Then, these people help you with your CV if it needs any help (mine did!) and send them to the companies, and you are that much more likely to get an interview since you basically come „by recommendation“ in a sense as well. Both you and the company save hooooours of time thanks to this man-in-the-middle, and you can get a bunch of interviews in a short time.

I got in touch in two recruiters, and within a week I had two weeks worth of job interviews. Not because I am some kind of prodigy programmer, but rather because it is in everyone’s interest to waste as little time as possible on the whole process. The recruiter needs to spend less time trying to act like a regular human being before he can go to vulture-exploit the next one, the company has to spend less time and money interviewing and you don’t have to waste so much time.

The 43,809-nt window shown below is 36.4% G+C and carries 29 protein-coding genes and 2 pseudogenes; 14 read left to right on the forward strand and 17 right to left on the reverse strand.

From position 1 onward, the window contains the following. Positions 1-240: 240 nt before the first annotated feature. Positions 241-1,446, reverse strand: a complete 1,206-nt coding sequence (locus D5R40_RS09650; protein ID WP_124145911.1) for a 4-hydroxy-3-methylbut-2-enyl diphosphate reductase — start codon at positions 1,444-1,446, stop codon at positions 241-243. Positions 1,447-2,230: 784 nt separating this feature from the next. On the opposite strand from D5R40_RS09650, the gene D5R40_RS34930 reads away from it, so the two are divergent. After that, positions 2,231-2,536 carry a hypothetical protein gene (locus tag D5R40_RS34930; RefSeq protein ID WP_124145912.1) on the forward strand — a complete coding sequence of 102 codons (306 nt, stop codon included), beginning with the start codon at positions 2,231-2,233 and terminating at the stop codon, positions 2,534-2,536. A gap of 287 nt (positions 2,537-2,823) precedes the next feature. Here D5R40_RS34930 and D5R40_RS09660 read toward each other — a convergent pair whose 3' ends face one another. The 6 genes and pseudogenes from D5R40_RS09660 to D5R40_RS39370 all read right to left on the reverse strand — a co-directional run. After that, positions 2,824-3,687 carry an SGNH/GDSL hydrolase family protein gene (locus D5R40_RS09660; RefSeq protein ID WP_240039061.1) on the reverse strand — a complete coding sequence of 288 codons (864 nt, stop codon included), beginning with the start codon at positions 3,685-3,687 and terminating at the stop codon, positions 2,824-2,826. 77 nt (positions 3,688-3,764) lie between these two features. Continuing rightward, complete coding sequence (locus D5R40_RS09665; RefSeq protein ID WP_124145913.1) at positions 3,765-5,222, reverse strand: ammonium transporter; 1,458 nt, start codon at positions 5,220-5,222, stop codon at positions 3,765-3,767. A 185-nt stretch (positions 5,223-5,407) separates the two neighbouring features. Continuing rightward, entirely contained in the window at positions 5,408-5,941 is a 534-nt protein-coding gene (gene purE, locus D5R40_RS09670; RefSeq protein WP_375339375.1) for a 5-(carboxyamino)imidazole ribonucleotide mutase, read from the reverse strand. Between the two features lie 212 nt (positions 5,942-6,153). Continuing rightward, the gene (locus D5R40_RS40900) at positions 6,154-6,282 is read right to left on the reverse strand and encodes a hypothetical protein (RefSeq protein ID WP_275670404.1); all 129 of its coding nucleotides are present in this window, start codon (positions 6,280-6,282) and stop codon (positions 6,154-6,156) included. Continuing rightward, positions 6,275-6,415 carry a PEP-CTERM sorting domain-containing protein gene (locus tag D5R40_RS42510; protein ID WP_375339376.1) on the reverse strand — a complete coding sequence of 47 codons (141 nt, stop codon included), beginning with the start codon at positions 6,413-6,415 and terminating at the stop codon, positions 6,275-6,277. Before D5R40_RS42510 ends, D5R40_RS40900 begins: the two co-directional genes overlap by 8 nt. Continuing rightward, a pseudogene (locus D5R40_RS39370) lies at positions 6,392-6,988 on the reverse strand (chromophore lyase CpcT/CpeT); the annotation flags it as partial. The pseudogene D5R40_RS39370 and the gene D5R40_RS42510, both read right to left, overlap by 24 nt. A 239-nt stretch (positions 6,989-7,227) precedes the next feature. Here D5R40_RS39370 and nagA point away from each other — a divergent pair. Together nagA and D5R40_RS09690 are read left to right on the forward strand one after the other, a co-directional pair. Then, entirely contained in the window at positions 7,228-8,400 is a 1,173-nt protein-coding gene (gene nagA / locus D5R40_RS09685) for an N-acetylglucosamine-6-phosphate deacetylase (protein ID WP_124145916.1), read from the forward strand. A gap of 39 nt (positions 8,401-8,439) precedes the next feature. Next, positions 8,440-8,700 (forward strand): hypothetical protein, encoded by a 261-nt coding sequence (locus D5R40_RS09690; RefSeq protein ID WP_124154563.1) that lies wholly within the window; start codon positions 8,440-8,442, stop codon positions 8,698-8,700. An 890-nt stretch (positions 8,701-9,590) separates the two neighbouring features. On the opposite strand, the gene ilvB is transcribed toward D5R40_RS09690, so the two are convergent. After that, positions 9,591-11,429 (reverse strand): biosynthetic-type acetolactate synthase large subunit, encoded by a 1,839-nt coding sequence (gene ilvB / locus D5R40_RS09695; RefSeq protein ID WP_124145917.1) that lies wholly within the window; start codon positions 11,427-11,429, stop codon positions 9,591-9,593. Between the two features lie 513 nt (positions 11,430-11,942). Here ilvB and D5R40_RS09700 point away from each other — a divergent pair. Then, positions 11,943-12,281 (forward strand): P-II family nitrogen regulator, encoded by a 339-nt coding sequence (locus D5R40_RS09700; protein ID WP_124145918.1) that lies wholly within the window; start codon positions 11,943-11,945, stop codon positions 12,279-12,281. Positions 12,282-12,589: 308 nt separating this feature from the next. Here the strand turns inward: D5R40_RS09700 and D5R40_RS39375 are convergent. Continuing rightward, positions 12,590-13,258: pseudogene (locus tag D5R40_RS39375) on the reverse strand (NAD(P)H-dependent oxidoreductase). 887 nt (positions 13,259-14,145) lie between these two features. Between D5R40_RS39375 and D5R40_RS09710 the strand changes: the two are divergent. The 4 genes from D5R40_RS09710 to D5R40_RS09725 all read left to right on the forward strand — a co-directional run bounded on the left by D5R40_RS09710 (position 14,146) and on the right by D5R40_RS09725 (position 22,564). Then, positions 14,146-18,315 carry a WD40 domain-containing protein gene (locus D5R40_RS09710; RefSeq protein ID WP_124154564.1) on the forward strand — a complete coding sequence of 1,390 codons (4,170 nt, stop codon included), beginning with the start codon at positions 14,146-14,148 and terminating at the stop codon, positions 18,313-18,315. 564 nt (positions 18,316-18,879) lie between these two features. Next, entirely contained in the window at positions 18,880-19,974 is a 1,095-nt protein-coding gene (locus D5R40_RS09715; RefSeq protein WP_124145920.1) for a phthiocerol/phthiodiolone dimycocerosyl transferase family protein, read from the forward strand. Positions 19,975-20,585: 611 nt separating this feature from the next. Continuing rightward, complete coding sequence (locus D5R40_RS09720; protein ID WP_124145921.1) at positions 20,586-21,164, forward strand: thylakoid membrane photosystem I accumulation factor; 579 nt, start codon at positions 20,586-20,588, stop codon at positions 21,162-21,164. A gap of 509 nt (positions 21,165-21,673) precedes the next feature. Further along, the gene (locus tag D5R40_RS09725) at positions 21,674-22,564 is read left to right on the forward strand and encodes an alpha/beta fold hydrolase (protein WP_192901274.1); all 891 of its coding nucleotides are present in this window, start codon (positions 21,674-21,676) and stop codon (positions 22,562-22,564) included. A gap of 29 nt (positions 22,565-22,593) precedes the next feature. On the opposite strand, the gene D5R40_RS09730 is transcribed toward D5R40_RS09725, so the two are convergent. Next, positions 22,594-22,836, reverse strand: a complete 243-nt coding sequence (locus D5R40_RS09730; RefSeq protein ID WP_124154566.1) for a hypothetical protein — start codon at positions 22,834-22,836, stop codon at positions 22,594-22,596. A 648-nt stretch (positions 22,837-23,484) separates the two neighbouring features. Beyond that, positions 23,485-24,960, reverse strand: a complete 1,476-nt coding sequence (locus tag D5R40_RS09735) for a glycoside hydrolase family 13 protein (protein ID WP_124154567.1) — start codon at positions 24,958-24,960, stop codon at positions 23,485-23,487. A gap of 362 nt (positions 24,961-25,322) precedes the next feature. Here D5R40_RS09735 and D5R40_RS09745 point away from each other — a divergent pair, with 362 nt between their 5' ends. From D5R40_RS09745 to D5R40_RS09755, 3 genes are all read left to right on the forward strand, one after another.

Also, as a programmer who’s been around the block for a year or two you are prime real estate, and if you add some passion and actual work-skills to the mix you won’t have trouble finding „any“ kind of work, and the struggle becomes to find work that doesn’t make you quit again immediately.

Nobody really does coding interviews anymore

I was actually a little afraid of the whole interviewing process because the type of programming work that I do doesn’t jive well with standardized programming tests. I am a bug fixer and firefighter, a generalist more than a specialist and frankly I lack some of the very basic patterns and those things that you learn from books.

I am very much a „give me google or give me death“ kind of programmer, so there was a high chance for me to either fail or fail to impress in any kind of blackboard or white-sheet kind of test.